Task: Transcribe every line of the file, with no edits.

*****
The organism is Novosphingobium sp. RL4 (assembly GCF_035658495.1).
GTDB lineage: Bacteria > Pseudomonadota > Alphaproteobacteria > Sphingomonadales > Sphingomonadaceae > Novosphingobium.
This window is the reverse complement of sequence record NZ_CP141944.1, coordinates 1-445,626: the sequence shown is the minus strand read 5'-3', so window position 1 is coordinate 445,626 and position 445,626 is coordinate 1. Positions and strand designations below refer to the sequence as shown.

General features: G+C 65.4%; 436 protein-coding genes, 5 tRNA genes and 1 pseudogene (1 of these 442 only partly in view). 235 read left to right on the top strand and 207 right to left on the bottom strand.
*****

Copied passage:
The organism is Novosphingobium sp. RL4 (assembly GCF_035658495.1).
GTDB lineage: Bacteria > Pseudomonadota > Alphaproteobacteria > Sphingomonadales > Sphingomonadaceae > Novosphingobium.
This window is the reverse complement of sequence record NZ_CP141944.1, coordinates 1-445,626: the sequence shown is the minus strand read 5'-3', so window position 1 is coordinate 445,626 and position 445,626 is coordinate 1. Positions and strand designations below refer to the sequence as shown.

General features: G+C 65.4%; 436 protein-coding genes, 5 tRNA genes and 1 pseudogene (1 of these 442 only partly in view). 235 read left to right on the top strand and 207 right to left on the bottom strand.